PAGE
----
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WESTERLY

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Originally appearing in Volume V28, Page 539 of the 1911 Encyclopedia Britannica.
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WESTERLY, a township of Washington county, Rhode Island, U.S.A., in the extreme S.W. part of the state, about 44 M. S.S.W. of Providence, separated from Connecticut on the W. by the Pawcatuck river, which forms the northern boundary of the township also. Pop. (189o) 6813, (1900) 7541, (1788 being foreign-born and 185 negroes), (1905, state census) 8381, (191o) 8696. Area, about 31 sq. m. Westerly is served by the New York, New Haven & Hartford railway, and by interurban electric lines connecting with Norwich and New London, Conn. The township includes several small villages, connected by electric railways, the best known being Watch Hill, which has fine sea-bathing. Larger villages are Westerly, in the western part of the township and at the head of navigation (for small vessels) on the Pawcatuck river, and Niantic, in the north-eastern part of the township. In Westerly there is a public library (1894), with 23,323 volumes in 1909. Beyond Watch Hill Point on the S.V. point of an L-shaped peninsula, running first W. and then N., is Napatree Point, on which is Fort Mans-field, commanding the N.E. entrance to Long Island Sound. The township is the centre of the granite industry of the state; the quarries are near the villages of Westerly and Niantic. The granite is of three kinds: white statuary granite, a quartz monzonite, with a fine even-grained texture, used extensively for monuments; blue granite, also a quartz monzonite and also much used for monuments; and red granite, a biotite granite, reddish grey in colour and rather coarse in texture, used for buildings.) Among the manufactures are cotton and woollen goods, thread and printing presses. The water supply is from artesian wells. The first settlement here was made in 1661, and the township was organized in 1669, when the present name was adopted instead of the Indian Misquamicut (meaning " salmon ") by which it had been called. In 1686 the name was changed to Haversham, but in 1689 the present name was restored. See Frederic Denison, Westerly and its Witnesses, for Two Hundred and Fifty Years, 1626–1876 (Providence, R.I., 1878). WESTERhIANN, FRANCOIS JOSEPH (d. 1794), French general, was born at Molsheim in Alsace. At an early age he entered a cavalry regiment, but soon left the service and went to Paris. He embraced enthusiastically the ideas of the Revolution, and in 1790 became greffier of the municipality of Haguenau. After a short imprisonment on a charge of inciting enteutes at Haguenau, he returned to Paris, where he joined Danton and played an important part in the attack on the Tuileries on the loth of August 1792. He accompaniedDumouriez on his campaigns and assisted him in his negotiations with the Austrians, being arrested as an accomplice after the general's defection. He succeeded, however, in proving his innocence, and was sent with the rank of general of brigade into La Vendee, where he distinguished himself by his extraordinary courage, by the audacity of his manoeuvres, and by his severe treatment of the insurgents. After suffering a defeat at Chatillon, he vanquished the Vendeans at Beaupreau, Laval, Granville and Bauge, and in December 1793 annihilated their army at Le Mans and Savenay. He was then summoned to Paris, where he was pro-scribed with the Dantonist party and executed on the 5th of April 17 94. See P. Iloll, Nos. generaux alsaciens . . . Westermann (Strassburg, 1900).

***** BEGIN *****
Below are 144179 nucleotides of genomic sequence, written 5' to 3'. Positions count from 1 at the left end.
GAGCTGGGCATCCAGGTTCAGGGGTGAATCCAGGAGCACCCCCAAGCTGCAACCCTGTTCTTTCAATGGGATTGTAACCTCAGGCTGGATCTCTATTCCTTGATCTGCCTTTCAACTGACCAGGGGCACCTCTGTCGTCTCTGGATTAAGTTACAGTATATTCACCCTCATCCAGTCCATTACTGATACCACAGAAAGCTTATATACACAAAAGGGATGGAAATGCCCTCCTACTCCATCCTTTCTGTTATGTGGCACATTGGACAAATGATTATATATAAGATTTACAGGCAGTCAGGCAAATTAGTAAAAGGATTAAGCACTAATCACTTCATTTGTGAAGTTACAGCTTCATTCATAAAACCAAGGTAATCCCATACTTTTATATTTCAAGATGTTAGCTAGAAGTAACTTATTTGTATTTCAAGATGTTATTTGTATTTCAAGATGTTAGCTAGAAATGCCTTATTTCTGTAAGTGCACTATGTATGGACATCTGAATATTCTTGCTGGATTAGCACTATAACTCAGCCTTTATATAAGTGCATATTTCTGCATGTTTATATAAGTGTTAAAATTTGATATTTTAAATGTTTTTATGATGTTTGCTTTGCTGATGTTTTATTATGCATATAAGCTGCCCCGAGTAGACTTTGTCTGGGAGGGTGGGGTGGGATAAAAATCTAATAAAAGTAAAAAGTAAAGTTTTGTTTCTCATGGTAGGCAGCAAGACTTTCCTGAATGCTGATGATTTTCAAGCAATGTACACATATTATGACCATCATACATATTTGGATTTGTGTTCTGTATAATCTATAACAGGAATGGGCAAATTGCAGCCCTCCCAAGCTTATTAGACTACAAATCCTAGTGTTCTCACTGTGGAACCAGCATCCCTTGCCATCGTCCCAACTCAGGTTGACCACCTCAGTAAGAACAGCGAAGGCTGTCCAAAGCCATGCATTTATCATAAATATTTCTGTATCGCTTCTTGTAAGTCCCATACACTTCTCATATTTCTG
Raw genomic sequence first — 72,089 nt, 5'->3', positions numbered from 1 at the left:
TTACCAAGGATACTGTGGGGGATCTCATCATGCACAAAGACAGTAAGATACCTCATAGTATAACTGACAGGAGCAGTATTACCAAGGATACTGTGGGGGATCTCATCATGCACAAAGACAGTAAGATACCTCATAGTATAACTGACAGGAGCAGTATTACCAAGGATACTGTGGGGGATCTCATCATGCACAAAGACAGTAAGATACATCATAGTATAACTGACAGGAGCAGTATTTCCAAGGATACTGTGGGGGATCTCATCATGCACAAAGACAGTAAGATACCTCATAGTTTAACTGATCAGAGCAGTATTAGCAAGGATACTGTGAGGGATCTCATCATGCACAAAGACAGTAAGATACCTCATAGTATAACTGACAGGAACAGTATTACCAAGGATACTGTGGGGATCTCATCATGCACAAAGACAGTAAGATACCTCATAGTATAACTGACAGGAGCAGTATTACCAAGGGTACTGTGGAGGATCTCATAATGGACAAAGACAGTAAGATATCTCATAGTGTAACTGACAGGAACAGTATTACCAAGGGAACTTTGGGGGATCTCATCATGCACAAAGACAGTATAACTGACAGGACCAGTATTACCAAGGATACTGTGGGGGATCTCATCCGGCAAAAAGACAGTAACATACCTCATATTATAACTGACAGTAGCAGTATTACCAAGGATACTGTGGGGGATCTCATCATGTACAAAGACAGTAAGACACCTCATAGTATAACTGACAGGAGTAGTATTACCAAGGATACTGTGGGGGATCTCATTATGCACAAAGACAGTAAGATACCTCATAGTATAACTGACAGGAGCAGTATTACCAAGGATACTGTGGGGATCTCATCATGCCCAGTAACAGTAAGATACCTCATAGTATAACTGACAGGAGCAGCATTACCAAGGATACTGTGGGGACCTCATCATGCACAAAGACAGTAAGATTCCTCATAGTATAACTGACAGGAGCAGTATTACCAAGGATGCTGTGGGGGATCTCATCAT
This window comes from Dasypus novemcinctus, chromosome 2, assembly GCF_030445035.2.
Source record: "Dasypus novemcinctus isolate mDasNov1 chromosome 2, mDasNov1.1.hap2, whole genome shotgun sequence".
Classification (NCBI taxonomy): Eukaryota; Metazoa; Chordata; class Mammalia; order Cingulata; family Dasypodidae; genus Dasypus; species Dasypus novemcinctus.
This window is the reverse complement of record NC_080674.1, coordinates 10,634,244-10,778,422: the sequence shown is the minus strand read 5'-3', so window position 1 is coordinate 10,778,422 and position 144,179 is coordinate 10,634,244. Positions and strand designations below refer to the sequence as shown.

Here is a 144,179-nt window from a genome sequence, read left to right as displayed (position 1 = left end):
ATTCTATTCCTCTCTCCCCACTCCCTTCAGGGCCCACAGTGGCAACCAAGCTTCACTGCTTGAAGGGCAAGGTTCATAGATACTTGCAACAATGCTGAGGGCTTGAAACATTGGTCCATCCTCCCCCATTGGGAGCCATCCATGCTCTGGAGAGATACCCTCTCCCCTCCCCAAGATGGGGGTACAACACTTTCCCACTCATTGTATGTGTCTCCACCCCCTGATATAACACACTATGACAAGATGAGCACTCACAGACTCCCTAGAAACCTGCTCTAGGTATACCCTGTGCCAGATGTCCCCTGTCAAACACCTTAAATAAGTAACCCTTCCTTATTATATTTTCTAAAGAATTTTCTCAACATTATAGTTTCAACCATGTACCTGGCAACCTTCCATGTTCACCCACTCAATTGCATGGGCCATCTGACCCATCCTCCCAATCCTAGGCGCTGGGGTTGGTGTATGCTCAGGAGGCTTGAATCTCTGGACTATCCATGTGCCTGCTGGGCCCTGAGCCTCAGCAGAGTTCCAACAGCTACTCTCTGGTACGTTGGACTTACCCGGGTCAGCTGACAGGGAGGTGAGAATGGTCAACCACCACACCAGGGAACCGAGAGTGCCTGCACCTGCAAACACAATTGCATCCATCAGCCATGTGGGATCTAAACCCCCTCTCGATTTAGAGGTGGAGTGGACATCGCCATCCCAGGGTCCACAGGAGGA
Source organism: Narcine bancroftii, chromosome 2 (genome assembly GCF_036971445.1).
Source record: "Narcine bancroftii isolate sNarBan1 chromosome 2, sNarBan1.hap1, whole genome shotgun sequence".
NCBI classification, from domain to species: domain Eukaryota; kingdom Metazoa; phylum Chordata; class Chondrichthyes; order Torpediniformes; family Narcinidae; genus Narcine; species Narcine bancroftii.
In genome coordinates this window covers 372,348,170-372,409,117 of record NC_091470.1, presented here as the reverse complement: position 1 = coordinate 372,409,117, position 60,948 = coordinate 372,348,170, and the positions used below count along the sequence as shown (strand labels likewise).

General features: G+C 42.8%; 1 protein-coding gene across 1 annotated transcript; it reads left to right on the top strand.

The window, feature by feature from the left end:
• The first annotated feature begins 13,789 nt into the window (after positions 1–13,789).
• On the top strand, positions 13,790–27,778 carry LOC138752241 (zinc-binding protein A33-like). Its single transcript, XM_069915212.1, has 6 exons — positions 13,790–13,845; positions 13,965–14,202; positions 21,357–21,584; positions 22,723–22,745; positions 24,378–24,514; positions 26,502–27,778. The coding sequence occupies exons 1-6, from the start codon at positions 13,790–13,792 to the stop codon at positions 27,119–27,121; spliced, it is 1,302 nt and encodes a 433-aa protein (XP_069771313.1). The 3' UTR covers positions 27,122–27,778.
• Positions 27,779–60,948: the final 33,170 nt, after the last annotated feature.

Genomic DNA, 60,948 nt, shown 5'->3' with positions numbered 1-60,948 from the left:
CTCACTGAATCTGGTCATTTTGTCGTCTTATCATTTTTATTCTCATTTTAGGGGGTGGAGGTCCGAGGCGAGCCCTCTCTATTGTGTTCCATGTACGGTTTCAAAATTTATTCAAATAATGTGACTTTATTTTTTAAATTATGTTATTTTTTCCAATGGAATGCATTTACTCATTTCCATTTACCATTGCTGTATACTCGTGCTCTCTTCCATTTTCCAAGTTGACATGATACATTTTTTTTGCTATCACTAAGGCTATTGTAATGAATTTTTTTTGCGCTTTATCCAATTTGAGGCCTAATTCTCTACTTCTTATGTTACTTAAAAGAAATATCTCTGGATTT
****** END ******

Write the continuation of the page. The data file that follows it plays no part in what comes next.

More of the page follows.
End of Article: WESTERLY
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